Alaska moose have experienced episodic declines, and shown mineral deficiencies in sub-populations, going back over 30 years. These declines have been marked by copper deficiencies and hoof deformities like are seen in WA elk, UT moose, and NE bighorn sheep. On the Kenai peninsula where many of these hoof deformities have been showing up over the decades, tree farms dot the landscape. The use of herbicides in forestry has increased over the last several decades. Across the Cook inlet in the matanuska-susitna valley, potato farmers have combated potato blight for 20 years with fungicides. The most commonly used fungicide for potato blight is Chlorothalonil. In a 1993 U.S. Dept. of Agriculture study of the Bering Sea. Chlorothalonil was found in every fog sample collected, and in several of the sea water samples collected. Elk, deer, and moose in WA have experienced copper deficiencies and hoof rot, in areas with higher rates of pesticide application.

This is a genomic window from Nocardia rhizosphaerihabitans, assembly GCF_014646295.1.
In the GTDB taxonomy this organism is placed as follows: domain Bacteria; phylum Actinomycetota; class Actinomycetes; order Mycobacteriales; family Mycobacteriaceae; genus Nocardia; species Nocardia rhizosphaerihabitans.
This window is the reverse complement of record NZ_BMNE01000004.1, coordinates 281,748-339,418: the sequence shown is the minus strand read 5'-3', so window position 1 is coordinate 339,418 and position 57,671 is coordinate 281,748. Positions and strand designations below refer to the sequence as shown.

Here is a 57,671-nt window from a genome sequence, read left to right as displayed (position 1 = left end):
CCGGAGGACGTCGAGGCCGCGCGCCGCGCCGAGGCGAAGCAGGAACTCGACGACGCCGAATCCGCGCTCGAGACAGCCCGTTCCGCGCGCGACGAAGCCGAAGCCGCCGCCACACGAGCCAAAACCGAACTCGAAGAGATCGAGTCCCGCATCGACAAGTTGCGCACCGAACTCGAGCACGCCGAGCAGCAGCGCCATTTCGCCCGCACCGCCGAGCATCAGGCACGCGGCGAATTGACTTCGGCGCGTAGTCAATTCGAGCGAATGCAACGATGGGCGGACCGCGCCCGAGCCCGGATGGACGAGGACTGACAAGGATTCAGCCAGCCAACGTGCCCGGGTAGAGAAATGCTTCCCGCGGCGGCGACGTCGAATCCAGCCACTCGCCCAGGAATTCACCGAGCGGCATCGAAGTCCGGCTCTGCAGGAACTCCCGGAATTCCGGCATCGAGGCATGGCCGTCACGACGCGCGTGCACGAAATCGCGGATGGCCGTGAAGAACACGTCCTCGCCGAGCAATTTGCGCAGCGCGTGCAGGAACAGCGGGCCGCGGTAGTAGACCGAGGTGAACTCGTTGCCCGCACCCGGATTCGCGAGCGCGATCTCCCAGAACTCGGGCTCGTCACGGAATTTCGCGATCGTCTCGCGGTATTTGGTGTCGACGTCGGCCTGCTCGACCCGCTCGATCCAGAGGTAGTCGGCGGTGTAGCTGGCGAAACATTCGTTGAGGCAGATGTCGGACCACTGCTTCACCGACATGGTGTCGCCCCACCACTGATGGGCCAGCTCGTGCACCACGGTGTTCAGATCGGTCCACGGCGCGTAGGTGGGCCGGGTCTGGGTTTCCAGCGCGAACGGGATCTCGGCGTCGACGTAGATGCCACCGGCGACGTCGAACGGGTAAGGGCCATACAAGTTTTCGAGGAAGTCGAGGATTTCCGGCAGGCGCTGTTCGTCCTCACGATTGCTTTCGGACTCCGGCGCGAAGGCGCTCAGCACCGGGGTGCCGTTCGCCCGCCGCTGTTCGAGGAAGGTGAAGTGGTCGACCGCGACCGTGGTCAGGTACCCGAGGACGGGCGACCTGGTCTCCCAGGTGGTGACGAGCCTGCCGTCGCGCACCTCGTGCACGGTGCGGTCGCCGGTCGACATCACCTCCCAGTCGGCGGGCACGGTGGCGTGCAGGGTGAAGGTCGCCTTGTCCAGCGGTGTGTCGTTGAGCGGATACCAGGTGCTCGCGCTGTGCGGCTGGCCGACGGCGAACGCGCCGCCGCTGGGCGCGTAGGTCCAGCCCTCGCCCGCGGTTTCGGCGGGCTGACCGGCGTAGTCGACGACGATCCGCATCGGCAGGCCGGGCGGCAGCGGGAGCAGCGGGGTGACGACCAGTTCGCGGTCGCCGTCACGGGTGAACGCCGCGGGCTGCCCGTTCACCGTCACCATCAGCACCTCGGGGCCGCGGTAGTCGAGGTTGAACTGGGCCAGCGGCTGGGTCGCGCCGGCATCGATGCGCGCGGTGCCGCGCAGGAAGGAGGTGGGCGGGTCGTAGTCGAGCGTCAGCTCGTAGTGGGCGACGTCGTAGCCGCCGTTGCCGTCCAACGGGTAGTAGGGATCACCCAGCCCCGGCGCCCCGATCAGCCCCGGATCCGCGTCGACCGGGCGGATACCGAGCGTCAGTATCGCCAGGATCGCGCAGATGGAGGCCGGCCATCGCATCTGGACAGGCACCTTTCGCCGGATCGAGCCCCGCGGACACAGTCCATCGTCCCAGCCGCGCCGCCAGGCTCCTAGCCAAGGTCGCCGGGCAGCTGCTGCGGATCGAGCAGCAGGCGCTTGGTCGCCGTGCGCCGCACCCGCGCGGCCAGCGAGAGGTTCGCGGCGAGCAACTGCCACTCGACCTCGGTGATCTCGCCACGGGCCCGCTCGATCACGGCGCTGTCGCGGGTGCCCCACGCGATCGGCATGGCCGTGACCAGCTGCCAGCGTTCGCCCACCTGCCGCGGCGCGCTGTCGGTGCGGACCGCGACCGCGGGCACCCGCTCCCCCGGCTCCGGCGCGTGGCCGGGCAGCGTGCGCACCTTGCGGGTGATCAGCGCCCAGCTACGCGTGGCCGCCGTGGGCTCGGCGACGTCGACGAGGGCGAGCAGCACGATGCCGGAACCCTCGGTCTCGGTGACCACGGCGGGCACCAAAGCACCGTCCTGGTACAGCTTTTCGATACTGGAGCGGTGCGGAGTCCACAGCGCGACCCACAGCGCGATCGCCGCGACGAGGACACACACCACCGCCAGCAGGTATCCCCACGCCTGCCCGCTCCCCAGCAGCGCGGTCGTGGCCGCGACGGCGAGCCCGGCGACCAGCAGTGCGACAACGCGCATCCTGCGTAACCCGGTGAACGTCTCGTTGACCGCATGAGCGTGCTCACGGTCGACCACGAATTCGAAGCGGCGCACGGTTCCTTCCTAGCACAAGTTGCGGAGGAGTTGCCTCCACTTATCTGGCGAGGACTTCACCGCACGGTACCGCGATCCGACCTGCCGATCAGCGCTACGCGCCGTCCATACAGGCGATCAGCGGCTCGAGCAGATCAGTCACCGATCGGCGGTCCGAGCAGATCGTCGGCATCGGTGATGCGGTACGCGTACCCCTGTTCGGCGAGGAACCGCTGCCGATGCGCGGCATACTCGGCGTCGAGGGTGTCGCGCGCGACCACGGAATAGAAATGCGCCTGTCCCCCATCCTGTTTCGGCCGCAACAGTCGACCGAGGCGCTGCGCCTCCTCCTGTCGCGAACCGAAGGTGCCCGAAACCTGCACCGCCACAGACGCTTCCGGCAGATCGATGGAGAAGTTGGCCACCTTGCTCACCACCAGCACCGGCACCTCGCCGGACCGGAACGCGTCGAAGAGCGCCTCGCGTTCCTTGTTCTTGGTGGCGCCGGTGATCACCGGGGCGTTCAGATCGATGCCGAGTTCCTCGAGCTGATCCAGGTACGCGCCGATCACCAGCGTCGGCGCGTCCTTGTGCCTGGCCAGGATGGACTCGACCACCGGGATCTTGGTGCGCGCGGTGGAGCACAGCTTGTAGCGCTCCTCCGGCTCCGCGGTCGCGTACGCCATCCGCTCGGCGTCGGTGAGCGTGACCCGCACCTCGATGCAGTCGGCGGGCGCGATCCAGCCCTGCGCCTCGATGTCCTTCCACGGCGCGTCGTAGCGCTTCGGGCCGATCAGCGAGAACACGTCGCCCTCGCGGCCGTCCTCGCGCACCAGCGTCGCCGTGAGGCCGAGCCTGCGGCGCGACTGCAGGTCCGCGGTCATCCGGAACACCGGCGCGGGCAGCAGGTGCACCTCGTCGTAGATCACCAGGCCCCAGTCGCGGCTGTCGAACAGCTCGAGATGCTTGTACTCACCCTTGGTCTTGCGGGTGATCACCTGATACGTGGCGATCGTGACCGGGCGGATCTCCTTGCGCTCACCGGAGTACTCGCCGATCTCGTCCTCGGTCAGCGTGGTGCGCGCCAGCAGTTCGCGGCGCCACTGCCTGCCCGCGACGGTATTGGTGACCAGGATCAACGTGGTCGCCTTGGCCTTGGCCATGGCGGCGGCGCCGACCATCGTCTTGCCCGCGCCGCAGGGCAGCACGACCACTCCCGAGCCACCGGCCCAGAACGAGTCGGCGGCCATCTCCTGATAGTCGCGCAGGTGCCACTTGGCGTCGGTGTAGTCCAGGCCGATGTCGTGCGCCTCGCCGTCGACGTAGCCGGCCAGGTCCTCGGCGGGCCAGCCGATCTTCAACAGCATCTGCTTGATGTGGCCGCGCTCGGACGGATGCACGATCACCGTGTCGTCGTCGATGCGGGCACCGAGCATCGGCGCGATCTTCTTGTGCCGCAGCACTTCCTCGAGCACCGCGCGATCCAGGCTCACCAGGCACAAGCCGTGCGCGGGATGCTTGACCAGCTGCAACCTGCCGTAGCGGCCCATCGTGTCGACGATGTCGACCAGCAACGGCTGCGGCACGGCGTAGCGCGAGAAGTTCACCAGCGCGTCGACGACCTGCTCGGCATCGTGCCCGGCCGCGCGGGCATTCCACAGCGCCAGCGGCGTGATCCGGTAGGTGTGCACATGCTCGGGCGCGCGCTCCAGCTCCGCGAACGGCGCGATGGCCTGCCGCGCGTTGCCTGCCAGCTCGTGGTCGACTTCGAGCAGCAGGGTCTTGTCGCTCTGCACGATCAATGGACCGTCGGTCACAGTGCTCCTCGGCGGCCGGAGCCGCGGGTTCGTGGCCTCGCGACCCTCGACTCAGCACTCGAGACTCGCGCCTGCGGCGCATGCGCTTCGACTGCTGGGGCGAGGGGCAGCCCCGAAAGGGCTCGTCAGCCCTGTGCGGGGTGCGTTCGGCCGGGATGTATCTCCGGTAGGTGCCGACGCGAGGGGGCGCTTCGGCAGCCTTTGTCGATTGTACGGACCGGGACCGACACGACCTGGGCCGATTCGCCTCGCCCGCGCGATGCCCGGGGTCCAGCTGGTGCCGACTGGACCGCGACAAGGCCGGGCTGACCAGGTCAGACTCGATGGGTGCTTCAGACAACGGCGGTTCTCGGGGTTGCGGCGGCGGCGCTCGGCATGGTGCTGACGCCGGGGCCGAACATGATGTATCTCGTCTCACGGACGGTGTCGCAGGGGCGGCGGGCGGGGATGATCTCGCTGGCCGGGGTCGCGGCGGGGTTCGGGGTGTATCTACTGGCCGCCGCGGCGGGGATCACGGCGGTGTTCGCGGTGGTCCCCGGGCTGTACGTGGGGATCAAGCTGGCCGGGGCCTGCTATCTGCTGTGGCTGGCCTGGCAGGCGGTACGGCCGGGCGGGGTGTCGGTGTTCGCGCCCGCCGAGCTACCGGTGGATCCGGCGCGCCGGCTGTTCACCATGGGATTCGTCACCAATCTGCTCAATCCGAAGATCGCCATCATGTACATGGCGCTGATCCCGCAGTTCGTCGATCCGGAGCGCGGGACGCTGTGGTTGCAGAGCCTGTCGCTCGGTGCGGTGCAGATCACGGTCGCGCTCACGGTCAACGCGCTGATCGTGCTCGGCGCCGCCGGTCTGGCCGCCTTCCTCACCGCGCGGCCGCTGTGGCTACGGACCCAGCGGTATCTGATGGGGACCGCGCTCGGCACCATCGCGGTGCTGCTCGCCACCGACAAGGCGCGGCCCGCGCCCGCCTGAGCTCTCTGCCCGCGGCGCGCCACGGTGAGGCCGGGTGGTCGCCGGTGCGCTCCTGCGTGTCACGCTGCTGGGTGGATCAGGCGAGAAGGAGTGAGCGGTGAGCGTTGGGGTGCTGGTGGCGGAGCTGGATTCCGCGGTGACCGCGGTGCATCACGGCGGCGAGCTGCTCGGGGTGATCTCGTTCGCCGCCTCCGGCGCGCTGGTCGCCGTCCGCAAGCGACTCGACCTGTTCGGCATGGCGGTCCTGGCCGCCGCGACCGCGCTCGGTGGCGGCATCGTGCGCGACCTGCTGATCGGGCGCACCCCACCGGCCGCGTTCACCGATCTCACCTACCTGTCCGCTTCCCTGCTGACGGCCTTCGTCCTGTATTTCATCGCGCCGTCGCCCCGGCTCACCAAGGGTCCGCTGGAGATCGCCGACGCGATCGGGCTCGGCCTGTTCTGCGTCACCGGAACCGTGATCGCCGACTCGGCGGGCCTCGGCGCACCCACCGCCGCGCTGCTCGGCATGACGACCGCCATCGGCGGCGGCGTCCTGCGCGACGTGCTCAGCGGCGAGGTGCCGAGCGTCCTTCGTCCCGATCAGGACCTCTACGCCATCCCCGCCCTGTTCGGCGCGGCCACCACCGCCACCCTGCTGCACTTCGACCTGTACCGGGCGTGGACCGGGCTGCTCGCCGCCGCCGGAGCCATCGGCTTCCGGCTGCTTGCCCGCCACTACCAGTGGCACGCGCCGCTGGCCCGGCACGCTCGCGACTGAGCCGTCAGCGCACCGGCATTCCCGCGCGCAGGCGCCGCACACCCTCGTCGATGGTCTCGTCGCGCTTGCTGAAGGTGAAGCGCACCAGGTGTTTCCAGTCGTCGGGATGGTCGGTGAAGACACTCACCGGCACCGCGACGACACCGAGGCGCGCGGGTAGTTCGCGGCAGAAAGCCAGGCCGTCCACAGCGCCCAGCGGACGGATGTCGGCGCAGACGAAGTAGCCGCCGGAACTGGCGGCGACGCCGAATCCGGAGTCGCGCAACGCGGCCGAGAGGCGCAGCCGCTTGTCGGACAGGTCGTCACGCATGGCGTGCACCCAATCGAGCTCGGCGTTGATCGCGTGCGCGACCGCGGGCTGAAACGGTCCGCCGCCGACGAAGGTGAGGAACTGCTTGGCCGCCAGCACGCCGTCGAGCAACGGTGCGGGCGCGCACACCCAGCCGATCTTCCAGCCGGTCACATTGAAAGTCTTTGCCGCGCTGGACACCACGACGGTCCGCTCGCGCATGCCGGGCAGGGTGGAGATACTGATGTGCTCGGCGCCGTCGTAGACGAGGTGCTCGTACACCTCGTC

Not all that far away on the same waters, Sitka black tailed deer have experienced high rates of cyrptorchidism (undescended testicles). Where it is believed an estrogenic agent is the cause of the cryptorchidism. Over 60% of pesticides would fit that description.